Ratón was a bustling transportation center when Fegan arrived in 1963. “Constant trains, dozens of trains every day, mostly freights taking the coal. And the bus station was just down the street,” he says. “It was a bustling little town because people had good jobs and good pay. There was mining, railroading, and ranching.”



Fegan _portrait _Artscpaes ShulerBill Fegan and his 2007 portrait in the Shuler lobby, painted by Mitzi Congleton.


Fegan had been mounting shows since he was a boy, and started his Kaleidoscope Players in 1960 while working on his master’s degree in theater at the University of Alabama. Ratón’s Federated Women’s Club hired his five-member touring troupe to perform Androcles and the Lion at the Shuler, a fundraiser toward the purchase of a Steinway grand piano for the theater.



“We drove in over the Ratón Pass,” Fegan remembers, “and we were just blown away by the scenery, the vistas of all the mesas.”



Since that day, he’s spent most of his life in Ratón. 



After the success of Androcles—Fegan played Caesar—a group of businessmen and city officials asked him to stay and set up shop.



“The Shuler was pretty well run-down,” he recalls. “The city offices were still here. There was no scenery and no lights. Everything had a layer of coal dust.” In 1976, a bicentennial grant restored the theater to its former glory. “They built scaffolding all the way to the clouds on the ceiling. They scrubbed every surface, inch by inch, including the murals in the lobby.”



Fegan had left New Mexico in 1974 to take over a company producing nationally touring stage shows with Lana Turner, Tyrone Power, Bette Davis and other stars. By the 1980s, coal mines— long the economic engine of Ratón—had started to close. Seeking small businesses to restore the town’s vitality, Ratón flew its city manager and a businessman to Dallas to court Fegan to return. “If I brought my business here,” Fegan says, “the Shuler was mine to run.” In 1988, he returned for good, and it’s been very good indeed.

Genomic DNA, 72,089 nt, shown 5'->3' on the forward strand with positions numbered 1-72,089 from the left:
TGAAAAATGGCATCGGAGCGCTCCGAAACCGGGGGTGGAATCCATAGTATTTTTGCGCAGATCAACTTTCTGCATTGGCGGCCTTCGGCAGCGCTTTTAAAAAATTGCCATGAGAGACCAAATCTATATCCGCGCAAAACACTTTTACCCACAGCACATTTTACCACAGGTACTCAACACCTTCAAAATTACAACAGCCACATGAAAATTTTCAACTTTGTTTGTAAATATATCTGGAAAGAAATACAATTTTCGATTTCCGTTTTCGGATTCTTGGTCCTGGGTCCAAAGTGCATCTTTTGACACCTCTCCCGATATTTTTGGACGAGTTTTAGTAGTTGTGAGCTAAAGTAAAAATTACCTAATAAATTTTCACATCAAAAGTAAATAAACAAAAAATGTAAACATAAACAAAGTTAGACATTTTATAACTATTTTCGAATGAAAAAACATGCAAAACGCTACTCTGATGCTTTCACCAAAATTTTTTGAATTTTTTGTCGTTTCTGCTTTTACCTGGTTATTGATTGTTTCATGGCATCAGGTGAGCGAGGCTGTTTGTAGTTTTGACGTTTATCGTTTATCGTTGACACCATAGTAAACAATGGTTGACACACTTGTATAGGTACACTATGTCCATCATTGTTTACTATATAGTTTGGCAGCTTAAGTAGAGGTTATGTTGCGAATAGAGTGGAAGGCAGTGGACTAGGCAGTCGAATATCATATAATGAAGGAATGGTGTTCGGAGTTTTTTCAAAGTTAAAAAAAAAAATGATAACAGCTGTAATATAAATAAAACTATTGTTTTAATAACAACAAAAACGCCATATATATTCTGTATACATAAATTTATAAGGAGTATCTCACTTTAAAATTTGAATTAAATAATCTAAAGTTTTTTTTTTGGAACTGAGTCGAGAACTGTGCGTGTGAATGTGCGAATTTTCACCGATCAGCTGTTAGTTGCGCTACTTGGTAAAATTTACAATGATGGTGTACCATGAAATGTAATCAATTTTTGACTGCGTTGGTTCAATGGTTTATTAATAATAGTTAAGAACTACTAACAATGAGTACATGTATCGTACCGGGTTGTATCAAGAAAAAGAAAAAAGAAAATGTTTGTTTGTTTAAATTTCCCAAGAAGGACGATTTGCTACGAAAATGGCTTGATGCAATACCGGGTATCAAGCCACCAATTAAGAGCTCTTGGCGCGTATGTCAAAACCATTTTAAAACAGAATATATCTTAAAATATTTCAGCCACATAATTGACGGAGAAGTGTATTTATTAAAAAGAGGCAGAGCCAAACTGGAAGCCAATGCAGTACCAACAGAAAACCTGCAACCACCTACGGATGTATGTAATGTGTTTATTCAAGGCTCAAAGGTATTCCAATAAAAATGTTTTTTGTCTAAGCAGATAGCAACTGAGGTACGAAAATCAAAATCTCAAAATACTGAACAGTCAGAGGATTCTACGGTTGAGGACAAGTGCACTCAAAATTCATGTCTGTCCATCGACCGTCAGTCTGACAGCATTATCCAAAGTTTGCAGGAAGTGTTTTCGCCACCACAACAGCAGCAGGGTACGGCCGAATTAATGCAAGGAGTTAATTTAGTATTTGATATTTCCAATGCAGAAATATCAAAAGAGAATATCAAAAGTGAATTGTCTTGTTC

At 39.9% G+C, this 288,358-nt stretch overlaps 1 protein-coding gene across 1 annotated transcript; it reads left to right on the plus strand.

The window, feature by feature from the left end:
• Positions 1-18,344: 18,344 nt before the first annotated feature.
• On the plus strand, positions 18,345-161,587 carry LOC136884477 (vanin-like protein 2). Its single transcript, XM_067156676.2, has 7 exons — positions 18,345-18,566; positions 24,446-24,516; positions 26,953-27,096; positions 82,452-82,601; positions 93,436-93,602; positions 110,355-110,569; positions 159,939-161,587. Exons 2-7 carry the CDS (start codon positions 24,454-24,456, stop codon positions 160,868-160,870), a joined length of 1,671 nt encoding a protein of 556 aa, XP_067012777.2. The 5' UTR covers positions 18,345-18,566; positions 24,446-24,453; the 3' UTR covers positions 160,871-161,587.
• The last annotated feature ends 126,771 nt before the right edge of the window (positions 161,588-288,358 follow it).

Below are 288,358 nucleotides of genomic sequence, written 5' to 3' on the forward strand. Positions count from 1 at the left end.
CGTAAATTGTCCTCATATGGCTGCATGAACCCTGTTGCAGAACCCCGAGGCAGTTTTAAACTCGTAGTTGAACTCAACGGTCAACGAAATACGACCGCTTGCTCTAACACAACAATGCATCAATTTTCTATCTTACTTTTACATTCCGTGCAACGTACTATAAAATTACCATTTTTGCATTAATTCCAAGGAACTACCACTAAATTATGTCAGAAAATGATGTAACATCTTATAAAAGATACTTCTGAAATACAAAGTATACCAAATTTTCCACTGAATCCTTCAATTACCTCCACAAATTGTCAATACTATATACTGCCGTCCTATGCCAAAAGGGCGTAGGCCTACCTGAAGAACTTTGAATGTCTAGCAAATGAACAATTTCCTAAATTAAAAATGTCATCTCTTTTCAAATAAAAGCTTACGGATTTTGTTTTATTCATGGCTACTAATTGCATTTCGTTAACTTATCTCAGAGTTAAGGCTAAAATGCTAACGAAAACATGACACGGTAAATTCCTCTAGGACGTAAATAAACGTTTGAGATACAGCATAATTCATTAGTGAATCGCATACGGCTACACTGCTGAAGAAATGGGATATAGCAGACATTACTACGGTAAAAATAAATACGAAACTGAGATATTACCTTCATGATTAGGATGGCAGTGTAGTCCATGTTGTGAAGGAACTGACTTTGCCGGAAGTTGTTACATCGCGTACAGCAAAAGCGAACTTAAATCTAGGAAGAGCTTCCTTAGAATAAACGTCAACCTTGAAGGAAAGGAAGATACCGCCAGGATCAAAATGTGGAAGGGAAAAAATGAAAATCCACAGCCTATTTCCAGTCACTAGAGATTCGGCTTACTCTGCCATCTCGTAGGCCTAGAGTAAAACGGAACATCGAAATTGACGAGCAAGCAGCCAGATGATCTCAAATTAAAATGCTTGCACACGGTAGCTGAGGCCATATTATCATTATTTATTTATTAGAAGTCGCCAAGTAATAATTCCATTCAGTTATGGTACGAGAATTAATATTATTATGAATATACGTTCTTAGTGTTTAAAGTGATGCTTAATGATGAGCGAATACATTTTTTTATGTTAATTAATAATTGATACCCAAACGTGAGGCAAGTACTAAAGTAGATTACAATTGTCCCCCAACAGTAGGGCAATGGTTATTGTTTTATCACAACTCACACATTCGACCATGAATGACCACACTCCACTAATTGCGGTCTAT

The Shuler presents a wide range of theater, music, and dance, both touring and local—in a town of just 6,500 people. Five family foundations have created endowments to support the arts in Ratón, and they take good care of the Shuler. Another estate was given entirely to the Shuler’s Santa Fe Trail School for the Performing Arts to buy the building next door and create the Isabel Castillo Performing Arts Center, which houses a black-box theater and scene shop and hosts rehearsals, classes, and receptions. Ratón’s Whited Foundation is so generous in underwriting the Shuler’s shows that the top ticket price never exceeds $20, even for touring shows that cost $60 in bigger cities. In 2010, the Whited Foundation received the Governor’s Award for Excellence in the Arts; Fegan received the award in 2007.



Fegan turned 88 on March 9, and in addition to his workload, he swims laps at the aquatic center three mornings each week. “I could never just sit at home,” he says. “I’m here at the theater every day.”



Right now he’s busy producing The Centennial Rose, a variety show reprising highlights from the Shuler’s past that will be performed during the last weekend of April. “I’ve invited some people back for it. I’m going to sing ‘I’ve Grown Accustomed to Her Face’ as Henry Higgins from My Fair Lady.” His accompanist will play the Steinway grand, the piano his Kaleidoscope Players helped earn with their first Shuler show, back when Jack Kennedy was president and Bill Fegan was Caesar.



Tim Keller is a Ratón resident who posts his writing and photography at TimKellerArts.com.